The new Hanse 545 benefits from the unique focus on speed by its designer, Rolf Vrolijk, the mind behind the lines of America’s Cup winner, Alinghi. The Germans know how to do it right. Just look at the aggressive appearance of some BMWs and imagine all that seriousness and perceived speed translated to a boat, and what you might see is the new Hanse 545, a no-nonsense, muscle-bound speedster out of Greifswald, Germany.
Significant in size in every way, the Hanse displaces 41,226 pounds, sports a massive double spreader, fractional rig, and is balanced by a bulb keel with a nine foot draft – a six foot version is optional.
The self-tacking jib is really a life-saver when sailing the 545 short-handed. You can tack all day with minimal effort and since all the lines are led aft to the helms, theoretically, you can single hand as well. There are no winches on the coach roof. Instead, there are two sets aft – a set for sheets, and a set for halyward and reefing controls, with two sets of stoppers all within reach of the skipper. A flip-up, 45 degree foot rest at the helms is a nice touch and a must when sailing heeled over for any length of time.
Large sheet bags are conveniently placed ahead of the wheel pedestals so control lines stay out of the social area of the cockpit where there are two long settees and a folding table topped by handholds. The end of the table holds the compass and the chartplotter so again, everything is neat and tidy and very German in its efficiency.
The deck is completely void of clutter with flush hatches and a low, stylish coach roof. There are very few things that interrupt the flow of the lines from stem to stern. From the opening anchor locker on the bow, wide decks run aft to a large social cockpit free of lines, and on to twin helms. An opening transom forms the swim platform that opens onto a very large garage to accommodate a twelve foot dinghy.
The sleek, practical design continues below deck where clean, minimalist lines and very functional spaces and furniture complete a chic and contemporary living space. The saloon is five steps down from the cockpit but doesn’t feel like a cave, thanks primarily to four vertical, almost super-yacht like hull windows that let in light and provide an exciting view of the water rushing by when under way. On port is an L-shaped settee with a large table and on starboard a straight settee which can make a good sea berth.
The L-shaped galley is on starboard and provides large working surfaces so the chef and a prep-cook can work simultaneously. A microwave and a built-in coffee maker are tools of the trade and each space is well designed with efficient access. Opposite the galley is a head with a stall shower that could serve as wet locker. Just ahead is a forward-facing nav station with lots of room for the installation of various electronics.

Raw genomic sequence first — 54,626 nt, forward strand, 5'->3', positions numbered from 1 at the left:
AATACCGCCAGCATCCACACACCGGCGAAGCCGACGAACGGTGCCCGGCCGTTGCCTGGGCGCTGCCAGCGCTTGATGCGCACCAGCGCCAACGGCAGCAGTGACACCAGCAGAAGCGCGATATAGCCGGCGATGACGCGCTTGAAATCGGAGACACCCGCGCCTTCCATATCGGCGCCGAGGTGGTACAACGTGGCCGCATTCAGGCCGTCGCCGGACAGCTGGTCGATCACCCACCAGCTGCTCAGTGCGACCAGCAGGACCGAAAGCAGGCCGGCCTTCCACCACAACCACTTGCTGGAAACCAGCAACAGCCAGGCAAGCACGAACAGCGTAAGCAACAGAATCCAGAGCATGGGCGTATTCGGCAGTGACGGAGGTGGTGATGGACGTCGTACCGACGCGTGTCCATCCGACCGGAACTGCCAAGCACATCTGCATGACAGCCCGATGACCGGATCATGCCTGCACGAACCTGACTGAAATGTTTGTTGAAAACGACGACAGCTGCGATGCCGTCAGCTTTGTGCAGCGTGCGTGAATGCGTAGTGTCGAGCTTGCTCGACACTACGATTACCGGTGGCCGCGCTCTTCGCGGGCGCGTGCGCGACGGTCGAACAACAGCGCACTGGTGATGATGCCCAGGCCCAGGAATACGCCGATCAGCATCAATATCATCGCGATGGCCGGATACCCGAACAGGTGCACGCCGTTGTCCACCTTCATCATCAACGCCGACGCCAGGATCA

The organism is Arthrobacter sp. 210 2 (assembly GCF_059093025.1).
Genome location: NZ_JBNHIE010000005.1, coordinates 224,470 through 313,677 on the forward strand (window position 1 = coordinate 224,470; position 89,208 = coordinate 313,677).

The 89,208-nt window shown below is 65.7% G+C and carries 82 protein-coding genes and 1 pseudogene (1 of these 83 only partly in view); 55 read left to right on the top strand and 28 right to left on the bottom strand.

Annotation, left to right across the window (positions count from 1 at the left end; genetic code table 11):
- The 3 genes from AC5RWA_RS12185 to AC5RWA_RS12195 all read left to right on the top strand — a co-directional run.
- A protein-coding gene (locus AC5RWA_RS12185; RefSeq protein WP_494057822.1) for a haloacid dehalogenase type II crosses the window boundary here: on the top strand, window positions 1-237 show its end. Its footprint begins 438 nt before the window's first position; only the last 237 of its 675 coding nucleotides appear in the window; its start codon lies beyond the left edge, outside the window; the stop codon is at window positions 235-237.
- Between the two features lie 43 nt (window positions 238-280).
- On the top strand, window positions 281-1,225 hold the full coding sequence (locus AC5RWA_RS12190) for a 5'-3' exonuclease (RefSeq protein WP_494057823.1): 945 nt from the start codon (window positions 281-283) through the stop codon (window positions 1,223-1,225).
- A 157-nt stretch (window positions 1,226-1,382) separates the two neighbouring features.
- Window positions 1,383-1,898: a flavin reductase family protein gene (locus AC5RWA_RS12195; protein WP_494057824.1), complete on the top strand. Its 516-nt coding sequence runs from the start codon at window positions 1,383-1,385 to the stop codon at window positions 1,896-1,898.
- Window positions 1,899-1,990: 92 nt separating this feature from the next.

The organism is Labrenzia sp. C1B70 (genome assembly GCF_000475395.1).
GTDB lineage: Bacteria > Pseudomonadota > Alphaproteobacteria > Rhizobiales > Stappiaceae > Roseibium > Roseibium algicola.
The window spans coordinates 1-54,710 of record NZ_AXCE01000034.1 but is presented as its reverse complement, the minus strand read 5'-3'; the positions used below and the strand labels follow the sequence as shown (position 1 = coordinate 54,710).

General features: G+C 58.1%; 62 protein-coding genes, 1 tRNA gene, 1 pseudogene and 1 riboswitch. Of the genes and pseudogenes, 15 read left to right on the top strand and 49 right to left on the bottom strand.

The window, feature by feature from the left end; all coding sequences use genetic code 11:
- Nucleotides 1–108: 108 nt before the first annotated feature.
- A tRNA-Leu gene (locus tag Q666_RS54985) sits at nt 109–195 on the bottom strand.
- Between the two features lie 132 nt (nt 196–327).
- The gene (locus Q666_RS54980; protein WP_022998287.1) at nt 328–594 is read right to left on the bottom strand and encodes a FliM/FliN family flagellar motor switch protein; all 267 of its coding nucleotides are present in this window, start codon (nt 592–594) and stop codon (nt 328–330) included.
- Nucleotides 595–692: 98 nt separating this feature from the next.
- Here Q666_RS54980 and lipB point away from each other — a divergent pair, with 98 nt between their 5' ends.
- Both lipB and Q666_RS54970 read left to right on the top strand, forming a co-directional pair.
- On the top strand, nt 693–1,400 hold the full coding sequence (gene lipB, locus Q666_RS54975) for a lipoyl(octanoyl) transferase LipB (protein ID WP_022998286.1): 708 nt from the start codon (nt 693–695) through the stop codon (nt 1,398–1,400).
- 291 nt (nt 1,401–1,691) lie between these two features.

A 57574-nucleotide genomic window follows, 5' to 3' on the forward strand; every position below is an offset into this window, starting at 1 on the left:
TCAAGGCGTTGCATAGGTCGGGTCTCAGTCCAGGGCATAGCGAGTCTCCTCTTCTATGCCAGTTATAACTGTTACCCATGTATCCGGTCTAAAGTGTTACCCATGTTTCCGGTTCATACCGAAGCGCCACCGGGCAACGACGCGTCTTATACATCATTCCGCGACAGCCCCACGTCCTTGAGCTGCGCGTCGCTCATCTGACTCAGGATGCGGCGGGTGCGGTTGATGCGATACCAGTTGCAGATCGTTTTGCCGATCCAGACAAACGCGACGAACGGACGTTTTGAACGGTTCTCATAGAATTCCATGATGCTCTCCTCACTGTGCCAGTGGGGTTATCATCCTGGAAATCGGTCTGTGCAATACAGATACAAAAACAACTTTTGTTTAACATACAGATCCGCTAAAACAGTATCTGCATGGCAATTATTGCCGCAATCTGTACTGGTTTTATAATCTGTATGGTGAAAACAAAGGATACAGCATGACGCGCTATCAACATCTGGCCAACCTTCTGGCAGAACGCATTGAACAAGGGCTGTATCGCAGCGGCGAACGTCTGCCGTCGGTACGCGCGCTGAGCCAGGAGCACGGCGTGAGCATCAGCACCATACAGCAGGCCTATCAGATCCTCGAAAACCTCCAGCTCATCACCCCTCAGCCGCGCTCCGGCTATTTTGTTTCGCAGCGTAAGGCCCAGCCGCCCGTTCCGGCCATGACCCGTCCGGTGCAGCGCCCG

The standard configuration is a three-cabin layout that has the master forward, with a centerline island berth, and two guest cabins aft. The master has tremendous storage and another well-sized head with shower. However, there are numerous layouts available including 2 or 4 cabins and even crew quarters where there is normally a sail locker in the bow. Owners can specify two cabins forward or aft, the master forward or aft, and even a master forward with the head in the bow and a Pullman double berth to port.
Storage throughout is excellent, the berths are long and the coach roof provides good headroom over 6’ 4”. The finish, in beech or cherry, is elegant, angular, clean and very practical with no line or space wasted.
The options list is long and varied with goodies available above or below deck. A 6 kW genset and air conditioning will ensure comfort at anchor as will interior blinds, a flatscreen TV, stereo, extra batteries and that always-important coffee maker.
On the outside, add-ons include in-mast furling, a hydraulic assist with remote for the garage door, pushpit seats, teak decking, an anchoring package, bow thruster, three-bladed folding prop and a cockpit shower. Electronics of course, are always optional as are carbon steering wheels.
With all that sail area and an especially tall rig, the Hanse 545 picks up and goes even in light air, powering up quickly. But she’ll do well in 20 knots too. In calm water, the 545 will point to 30 degrees but in order to hold speed, it would be best to crack off to 45 degrees when heading into lumpy seas. At18- 20 knots of true breeze on the beam, the boat will shoot to 11 knots and still hold over 9 knots when close hauled in a small chop.
Under power, the Volvo 72 HP diesel with Saildrive will push her at 8 knots. But with over 40,000 pounds, it might be wise to consider the upgrade to the 110 HP Yanmar, especially for pushing into bouncy seas.
With only 100 gallons of fuel, the 545 might be an offshore boat but it will be challenged when on bluewater passages. A discussion with a dealer might yield some ideas on the possibility of adding tankage.
The Hanse 545’s styling is bold but at the same time, somewhat understated. Even at the dock, Hanse yachts look fast and serious, and the 545 is no exception. The flush decks and low coachroof give it a sense of speed and the enormous mast (86 feet above the water) hints at what she can do. The 545 was the flagship of Hanse Yachts until this year when the 630 debuted in Dusseldorf - we'll check in with that one soon.
Specs for Hanse 545
Designer Judel/Vrolijk & Co.
LOA 53’ 3”
LWL 47’ 11”
Beam 16’ 1”
Draft (shoal/deep) 9’ 2”/6’ 5”
Sail Area (100%) 1,446 sq. ft.
Displacement 41,226 lbs.
Water 175 gallons
Fuel 100 gallons
Mast Height 86’ 1”
Sail Area 1,668 sq ft
Engine 72HP or 110 HP w/ Saildrive